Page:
ECON 180 - Regulation and Antitrust Policy Drake University, Spring 2013 William M. Boal Course page: www.cbpa.drake.edu/econ/boal/180 Blackboard: bb.drake.edu Email: william.boal@drake.edu

Introduction to Antitrust

### Version A

I. Multiple choice [2 pt each: 14 pts total]

(1)d. (2)a. (3)b. (4)c. (5)a. (6)d. (7)a.

II. Problems

(1) [Marginal revenue: 12 pts]

1. \$2.25 .
2. increase.
3. \$0.25 .

(2) [Marginal revenue, monopoly pricing, welfare analysis: 24 pts]

1. \$11.
2. \$4.
3. MR is a straight line with P-intercept at \$13 and Q-intercept at 130.
4. 80 devices.
5. \$9.
6. \$80.

(3) [Monopoly, profit maximization: 28 pts]

1. MC = dTC / dQ = 2 + (Q/200).
2. AC = TC / Q = 2 + (Q/400).
3. TR = P×Q = 17Q - (Q2/200) so MR = dTR / dQ = 17 - (Q/100).
4. Set MR = MC and solve to get Q* = 1000.
5. Substitute Q* into demand equation to get P* = \$12.
6. Profit = revenue - TC = (P×Q) - (2Q + Q2400) = \$7500.
7. Deadweight loss is the area of a triangle bounded by the demand curve, the marginal cost curve, and a vertical line at the monopoly quantity (1000). Setting demand equal to marginal cost and solving reveals that the two curves intersect at Q=1500. So deadweight loss = 1/2 (12-7) (1500-1000) = \$1250.

(4) [Monopoly, markup formula, Lerner index: 8 pts]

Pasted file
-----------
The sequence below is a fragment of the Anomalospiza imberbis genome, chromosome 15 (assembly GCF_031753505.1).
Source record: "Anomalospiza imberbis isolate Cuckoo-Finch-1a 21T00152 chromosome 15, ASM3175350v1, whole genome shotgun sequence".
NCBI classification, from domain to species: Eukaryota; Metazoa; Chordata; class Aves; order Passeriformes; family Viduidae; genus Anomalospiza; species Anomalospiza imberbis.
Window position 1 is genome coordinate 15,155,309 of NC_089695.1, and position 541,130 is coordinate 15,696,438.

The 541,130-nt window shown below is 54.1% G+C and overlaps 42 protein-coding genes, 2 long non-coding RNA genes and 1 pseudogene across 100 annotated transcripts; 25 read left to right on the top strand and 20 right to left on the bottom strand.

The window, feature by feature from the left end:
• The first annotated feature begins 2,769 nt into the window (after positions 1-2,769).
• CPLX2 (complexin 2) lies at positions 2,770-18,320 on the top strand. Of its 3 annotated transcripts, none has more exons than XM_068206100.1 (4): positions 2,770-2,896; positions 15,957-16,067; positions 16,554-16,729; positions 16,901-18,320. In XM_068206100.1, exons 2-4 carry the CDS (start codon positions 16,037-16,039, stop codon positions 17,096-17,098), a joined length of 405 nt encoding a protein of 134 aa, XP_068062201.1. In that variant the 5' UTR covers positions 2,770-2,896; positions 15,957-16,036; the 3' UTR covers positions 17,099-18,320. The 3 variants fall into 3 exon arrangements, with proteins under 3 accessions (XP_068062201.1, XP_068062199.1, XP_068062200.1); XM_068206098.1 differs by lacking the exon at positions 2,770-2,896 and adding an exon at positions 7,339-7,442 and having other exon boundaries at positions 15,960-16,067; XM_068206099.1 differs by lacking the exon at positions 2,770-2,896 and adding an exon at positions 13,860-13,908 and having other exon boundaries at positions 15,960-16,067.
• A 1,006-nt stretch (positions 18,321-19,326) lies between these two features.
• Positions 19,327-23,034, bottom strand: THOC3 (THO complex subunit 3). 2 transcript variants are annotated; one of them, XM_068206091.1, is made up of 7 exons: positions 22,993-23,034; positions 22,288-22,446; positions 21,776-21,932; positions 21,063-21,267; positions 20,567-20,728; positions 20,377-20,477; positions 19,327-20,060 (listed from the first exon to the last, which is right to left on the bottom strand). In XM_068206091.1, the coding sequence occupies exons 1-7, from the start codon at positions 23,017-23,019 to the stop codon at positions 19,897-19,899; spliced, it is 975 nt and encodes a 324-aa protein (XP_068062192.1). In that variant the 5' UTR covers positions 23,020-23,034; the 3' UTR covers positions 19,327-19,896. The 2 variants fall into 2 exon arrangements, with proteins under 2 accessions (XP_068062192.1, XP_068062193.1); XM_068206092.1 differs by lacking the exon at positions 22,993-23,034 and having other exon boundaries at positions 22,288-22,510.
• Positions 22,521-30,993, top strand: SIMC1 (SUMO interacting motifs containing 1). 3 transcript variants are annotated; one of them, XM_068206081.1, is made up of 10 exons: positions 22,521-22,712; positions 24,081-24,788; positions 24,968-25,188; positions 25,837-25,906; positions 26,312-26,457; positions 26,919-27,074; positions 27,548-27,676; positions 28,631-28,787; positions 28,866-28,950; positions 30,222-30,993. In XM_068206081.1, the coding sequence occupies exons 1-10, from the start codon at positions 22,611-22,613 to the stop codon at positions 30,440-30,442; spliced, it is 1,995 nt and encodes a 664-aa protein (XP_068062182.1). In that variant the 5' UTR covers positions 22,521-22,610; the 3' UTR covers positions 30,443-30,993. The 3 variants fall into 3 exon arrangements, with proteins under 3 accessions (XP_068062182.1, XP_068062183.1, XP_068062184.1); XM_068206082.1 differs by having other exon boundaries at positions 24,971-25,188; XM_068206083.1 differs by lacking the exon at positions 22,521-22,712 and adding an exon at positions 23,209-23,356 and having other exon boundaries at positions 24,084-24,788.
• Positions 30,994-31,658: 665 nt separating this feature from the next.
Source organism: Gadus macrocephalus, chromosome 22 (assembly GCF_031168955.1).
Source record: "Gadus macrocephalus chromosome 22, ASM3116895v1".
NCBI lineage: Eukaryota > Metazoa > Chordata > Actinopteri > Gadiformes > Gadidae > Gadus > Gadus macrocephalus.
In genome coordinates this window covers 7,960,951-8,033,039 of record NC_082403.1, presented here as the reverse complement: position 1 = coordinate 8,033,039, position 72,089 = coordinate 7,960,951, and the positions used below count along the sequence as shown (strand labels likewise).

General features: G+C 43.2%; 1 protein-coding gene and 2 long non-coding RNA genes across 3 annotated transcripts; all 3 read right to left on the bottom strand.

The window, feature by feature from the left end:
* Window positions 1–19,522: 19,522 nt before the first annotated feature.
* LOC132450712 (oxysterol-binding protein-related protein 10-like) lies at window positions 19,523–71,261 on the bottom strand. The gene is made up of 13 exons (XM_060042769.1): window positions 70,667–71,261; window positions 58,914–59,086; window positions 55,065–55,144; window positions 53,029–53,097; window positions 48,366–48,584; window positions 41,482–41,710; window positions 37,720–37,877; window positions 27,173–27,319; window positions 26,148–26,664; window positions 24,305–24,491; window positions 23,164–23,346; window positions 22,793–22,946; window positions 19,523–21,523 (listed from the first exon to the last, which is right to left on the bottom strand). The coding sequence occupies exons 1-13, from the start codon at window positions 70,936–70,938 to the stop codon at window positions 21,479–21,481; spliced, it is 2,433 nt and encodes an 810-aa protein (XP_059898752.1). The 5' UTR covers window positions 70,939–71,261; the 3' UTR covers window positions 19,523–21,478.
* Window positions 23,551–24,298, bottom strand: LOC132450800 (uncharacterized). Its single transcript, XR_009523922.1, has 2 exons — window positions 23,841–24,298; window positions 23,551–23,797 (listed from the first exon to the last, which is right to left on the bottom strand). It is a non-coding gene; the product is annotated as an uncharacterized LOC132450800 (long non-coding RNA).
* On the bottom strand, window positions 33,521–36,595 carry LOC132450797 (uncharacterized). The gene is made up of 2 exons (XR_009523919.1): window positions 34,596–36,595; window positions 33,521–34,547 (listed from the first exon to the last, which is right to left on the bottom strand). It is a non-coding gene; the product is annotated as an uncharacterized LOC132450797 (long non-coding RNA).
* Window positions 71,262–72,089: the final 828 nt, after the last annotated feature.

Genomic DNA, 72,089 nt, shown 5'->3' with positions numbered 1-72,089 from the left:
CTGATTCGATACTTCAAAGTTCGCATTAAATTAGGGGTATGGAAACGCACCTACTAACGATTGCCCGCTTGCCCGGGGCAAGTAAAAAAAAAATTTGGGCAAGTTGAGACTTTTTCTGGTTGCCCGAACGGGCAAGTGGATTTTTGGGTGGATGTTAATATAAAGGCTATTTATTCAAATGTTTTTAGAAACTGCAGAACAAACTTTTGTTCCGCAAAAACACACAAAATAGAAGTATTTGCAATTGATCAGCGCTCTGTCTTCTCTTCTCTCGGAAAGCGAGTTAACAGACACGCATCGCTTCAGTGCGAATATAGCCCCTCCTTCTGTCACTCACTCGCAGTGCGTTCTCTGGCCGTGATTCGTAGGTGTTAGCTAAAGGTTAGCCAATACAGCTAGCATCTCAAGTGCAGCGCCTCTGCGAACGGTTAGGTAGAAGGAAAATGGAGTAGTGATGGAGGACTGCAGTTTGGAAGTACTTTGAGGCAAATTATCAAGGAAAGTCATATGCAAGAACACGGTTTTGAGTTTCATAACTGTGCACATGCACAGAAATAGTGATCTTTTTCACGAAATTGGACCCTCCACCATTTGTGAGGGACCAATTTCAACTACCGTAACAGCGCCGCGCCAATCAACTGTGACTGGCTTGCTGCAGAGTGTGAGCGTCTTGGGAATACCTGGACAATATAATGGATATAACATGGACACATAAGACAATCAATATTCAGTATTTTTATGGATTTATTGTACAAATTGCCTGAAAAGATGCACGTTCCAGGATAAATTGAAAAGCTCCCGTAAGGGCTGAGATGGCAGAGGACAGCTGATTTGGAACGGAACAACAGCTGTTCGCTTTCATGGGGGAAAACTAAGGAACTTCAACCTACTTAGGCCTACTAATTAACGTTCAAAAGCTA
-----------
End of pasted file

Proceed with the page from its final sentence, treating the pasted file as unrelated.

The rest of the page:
1. \$2.50 .
2. L = 0.2 .

1. performance.
2. structure.
3. structure.
4. conduct.
5. structure.

III. Critical thinking [5 pts]

On the inelastic part of the demand curve (|ε|<1), MR is negative, because MR = P (1 + (1/ε)). But marginal cost cannot be negative. So MR is always less than MC on this part of the demand curve. Since MR < MC, the firm can increase profit by decreasing output. So a monopolist would never set price and quantity on the inelastic part of its demand curve.

Alternative explanation: When demand is inelastic, then a decrease in output quantity causes price to rise even faster than quantity decreases, and revenue increases. At the same time, a decrease in output quantity always causes total cost to decrease. Since revenue increases and cost decreases, profit increases. Evidently, if the monopolist has chosen price and quantity on the inelastic part of its demand curve, that monopolist has not yet maximized profit.

### Version B

I. Multiple choice [2 pt each: 14 pts total]

(1)b. (2)b. (3)d. (4)a. (5)b. (6)b. (7)b.

II. Problems

(1) [Marginal revenue: 12 pts]

1. \$1.75 .
2. decrease.
3. \$0.25 .

(2) [Marginal revenue, monopoly pricing, welfare analysis: 24 pts]

1. \$10.
2. \$6.
3. MR is a straight line with P-intercept at \$13 and Q-intercept at 65.
4. 40 devices.
5. \$9.
6. \$40.

(3) [Monopoly, profit maximization: 28 pts]

1. MC = dTC / dQ = 1 + (Q/100).
2. AC = TC / Q = 1 + (Q/200).
3. TR = P×Q = 19Q - (Q2/100) so MR = dTR / dQ = 19 - (Q/50).
4. Set MR = MC and solve to get Q* = 600.
5. Substitute Q* into demand equation to get P* = \$13.
6. Profit = revenue - TC = (P×Q) - (Q + Q2200) = \$5400.
7. Deadweight loss is the area of a triangle bounded by the demand curve, the marginal cost curve, and a vertical line at the monopoly quantity (600). Setting demand equal to marginal cost and solving reveals that the two curves intersect at Q=900. So deadweight loss = 1/2 (13-7) (900-600) = \$900.

(4) [Monopoly, markup formula, Lerner index: 8 pts]

1. \$8.
2. L = 0.25 .